To protect the interests of the consumers, the CaseTrust Accreditation has specified criteria for the operation of the spa business to instill consumer confidence in the sector and ensure fair trading practices.

5. Industry/ Market trends The spa and wellness industry is experiencing exponential growth in Asia and in Singapore. The fast and stressful lifestyles of the people of our time had given rise to the industries providing relaxation therapies and created demand for recreation activities.

5.1 Economic trend In Singapore, the spa and wellness industry had expanded significantly. Statistics have shown that the spa business is lucrative one as the Retail Value of the spa market has increased from 13.7 million in 2006 to 21.4 million in 2011. (Refer to appendix 3) Factors such as the increase in disposable income and change in lifestyle of consumers in Singapore contributed to the growth of the spa and wellness industry as people are more willing to spend money on luxury items.

5.2 Societal trend The spa industry has also witnessed trends such as the growth in Medicinal spas due to the fact that Singaporeans are getting more health-conscious. Spa and wellness is no longer restricted to relaxation and indulgence but also the treatment for medical conditions. These medicinal spas are an alternative for medical treatments in hospitals and healthcare institutes where the tranquil environment of the spa center is the plus point as compared to hospitals.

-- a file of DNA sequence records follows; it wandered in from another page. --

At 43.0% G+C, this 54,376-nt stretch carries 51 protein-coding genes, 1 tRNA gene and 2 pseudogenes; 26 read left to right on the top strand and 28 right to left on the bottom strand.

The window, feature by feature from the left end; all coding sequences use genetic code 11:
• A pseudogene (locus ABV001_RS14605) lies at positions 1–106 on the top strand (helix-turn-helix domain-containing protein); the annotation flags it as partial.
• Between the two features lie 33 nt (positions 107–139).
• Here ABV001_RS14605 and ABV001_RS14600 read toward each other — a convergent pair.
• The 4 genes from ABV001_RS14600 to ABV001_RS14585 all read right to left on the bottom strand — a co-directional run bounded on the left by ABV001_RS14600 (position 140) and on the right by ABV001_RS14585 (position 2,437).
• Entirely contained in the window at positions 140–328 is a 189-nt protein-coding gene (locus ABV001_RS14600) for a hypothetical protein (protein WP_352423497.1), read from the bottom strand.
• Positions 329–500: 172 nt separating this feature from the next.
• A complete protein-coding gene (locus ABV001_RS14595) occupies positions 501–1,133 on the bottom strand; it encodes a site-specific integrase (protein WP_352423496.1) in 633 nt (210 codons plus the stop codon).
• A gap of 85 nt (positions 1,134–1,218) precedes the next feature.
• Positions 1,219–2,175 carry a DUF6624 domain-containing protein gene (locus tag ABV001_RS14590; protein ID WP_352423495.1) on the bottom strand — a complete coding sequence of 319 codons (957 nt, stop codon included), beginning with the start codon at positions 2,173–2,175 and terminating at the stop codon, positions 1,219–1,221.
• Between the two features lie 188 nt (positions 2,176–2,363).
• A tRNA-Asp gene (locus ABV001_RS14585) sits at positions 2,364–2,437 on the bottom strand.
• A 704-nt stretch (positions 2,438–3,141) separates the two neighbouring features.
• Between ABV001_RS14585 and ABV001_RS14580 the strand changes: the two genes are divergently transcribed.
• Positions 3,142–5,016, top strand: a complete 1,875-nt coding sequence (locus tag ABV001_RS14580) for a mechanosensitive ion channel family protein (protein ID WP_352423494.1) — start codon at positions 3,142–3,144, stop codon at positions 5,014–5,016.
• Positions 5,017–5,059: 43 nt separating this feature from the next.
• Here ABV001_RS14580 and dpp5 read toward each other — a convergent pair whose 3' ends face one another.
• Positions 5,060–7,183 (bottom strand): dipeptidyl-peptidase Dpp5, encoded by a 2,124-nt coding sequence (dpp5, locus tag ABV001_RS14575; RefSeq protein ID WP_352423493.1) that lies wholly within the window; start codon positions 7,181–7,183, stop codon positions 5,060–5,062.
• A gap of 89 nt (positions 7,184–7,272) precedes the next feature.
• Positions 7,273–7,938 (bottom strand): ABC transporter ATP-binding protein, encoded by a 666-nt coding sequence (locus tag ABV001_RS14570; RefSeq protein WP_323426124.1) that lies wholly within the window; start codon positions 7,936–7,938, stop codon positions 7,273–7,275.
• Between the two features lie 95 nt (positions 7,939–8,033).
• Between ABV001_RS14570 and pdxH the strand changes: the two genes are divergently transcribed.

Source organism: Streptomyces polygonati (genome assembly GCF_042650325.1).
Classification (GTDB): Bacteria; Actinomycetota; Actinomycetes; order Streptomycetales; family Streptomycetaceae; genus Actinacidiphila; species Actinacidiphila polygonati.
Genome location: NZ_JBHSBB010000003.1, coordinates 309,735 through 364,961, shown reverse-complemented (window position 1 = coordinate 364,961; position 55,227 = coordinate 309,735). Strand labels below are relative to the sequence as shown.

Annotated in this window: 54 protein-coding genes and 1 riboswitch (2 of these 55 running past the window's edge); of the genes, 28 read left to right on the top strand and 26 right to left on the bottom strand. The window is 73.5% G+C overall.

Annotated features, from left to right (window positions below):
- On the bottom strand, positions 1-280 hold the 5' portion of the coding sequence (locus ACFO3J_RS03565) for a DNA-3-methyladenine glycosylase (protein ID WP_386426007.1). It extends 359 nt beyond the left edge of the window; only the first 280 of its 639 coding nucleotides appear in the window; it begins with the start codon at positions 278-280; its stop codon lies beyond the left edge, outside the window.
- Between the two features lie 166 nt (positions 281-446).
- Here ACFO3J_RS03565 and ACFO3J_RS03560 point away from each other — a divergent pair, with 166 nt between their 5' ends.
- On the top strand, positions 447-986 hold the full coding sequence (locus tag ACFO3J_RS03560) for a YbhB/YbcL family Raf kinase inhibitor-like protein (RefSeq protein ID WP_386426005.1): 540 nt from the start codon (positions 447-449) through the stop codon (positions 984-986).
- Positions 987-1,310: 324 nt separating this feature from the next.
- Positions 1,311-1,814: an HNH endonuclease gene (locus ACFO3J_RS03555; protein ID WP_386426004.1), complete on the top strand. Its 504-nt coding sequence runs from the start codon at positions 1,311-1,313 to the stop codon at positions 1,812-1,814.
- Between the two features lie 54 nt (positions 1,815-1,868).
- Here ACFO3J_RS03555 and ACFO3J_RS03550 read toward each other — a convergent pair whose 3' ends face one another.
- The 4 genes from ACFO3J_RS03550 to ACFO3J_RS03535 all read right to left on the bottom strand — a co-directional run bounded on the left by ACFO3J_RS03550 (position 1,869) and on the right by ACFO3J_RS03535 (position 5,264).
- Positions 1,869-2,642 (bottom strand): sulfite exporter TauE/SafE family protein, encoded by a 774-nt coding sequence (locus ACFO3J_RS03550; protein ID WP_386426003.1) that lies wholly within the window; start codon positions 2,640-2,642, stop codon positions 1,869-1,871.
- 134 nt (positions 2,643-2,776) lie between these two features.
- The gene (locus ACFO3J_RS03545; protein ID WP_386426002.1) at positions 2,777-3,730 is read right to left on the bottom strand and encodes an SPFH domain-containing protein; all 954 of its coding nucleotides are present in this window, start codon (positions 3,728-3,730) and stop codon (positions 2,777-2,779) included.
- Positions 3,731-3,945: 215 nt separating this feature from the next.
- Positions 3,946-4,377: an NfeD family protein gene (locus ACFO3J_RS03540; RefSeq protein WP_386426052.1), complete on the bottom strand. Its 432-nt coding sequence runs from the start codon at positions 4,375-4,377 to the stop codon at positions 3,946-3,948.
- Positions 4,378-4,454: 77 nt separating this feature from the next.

The target market of the spa industry has transformed in the recent years. The target market is no longer restricted to middle age women with spending power as the businesses now target at the younger crowds with increasing spending power. As men are increasingly conscious of their images, spa and wellness centers for men have emerged.

6. Analysis & Feasibility 6.1 Business analysis Elderly spa and wellness center is definitely feasible as there is a large market with the rapid upsurge in number of elderly in Singapore. The upsurge in number of elderly translates to the demand of elderly centric services and products. This is demonstrated through the increased government spending on elder care facilities in Singapore. (Estopace, 2012)

Secondly, it is noted that the elderly in Singapore spend a lot on healthcare as they get on with age. This means business for the elderly spa and wellness center as the center may offer medicinal spa and treatments to treat their ailing elderly pains and improve their health. Hence, the center would be able to cater to the healthcare need of the elderly. Singaporeans and elderly alike are also becoming more health conscious. They are now more receptive to healthcare treatments than in the past and are willing to receive these treatments to improve their health and prolong their lives.